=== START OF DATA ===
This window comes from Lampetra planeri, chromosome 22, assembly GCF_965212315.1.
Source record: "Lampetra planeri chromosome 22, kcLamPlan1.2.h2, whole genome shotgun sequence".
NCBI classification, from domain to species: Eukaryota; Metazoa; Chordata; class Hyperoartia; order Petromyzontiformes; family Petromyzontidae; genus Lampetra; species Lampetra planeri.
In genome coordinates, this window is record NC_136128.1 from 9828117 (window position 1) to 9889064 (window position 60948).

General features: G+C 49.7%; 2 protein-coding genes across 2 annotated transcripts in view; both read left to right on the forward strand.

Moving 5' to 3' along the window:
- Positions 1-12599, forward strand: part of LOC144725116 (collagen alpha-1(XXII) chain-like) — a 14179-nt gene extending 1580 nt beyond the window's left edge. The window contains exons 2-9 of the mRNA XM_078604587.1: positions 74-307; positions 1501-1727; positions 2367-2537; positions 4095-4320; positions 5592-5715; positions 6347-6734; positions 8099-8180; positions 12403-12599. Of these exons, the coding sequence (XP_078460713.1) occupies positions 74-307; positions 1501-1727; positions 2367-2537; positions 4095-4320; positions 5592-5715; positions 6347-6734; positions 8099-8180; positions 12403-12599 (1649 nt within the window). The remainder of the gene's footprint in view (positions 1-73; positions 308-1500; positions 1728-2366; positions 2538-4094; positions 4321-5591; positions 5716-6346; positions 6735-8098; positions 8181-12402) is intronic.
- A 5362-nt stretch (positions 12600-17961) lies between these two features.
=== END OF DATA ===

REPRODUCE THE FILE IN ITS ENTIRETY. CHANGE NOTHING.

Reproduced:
This window comes from Lampetra planeri, chromosome 22, assembly GCF_965212315.1.
Source record: "Lampetra planeri chromosome 22, kcLamPlan1.2.h2, whole genome shotgun sequence".
NCBI classification, from domain to species: Eukaryota; Metazoa; Chordata; class Hyperoartia; order Petromyzontiformes; family Petromyzontidae; genus Lampetra; species Lampetra planeri.
In genome coordinates, this window is record NC_136128.1 from 9828117 (window position 1) to 9889064 (window position 60948).

General features: G+C 49.7%; 2 protein-coding genes across 2 annotated transcripts in view; both read left to right on the forward strand.

Moving 5' to 3' along the window:
- Positions 1-12599, forward strand: part of LOC144725116 (collagen alpha-1(XXII) chain-like) — a 14179-nt gene extending 1580 nt beyond the window's left edge. The window contains exons 2-9 of the mRNA XM_078604587.1: positions 74-307; positions 1501-1727; positions 2367-2537; positions 4095-4320; positions 5592-5715; positions 6347-6734; positions 8099-8180; positions 12403-12599. Of these exons, the coding sequence (XP_078460713.1) occupies positions 74-307; positions 1501-1727; positions 2367-2537; positions 4095-4320; positions 5592-5715; positions 6347-6734; positions 8099-8180; positions 12403-12599 (1649 nt within the window). The remainder of the gene's footprint in view (positions 1-73; positions 308-1500; positions 1728-2366; positions 2538-4094; positions 4321-5591; positions 5716-6346; positions 6735-8098; positions 8181-12402) is intronic.
- A 5362-nt stretch (positions 12600-17961) lies between these two features.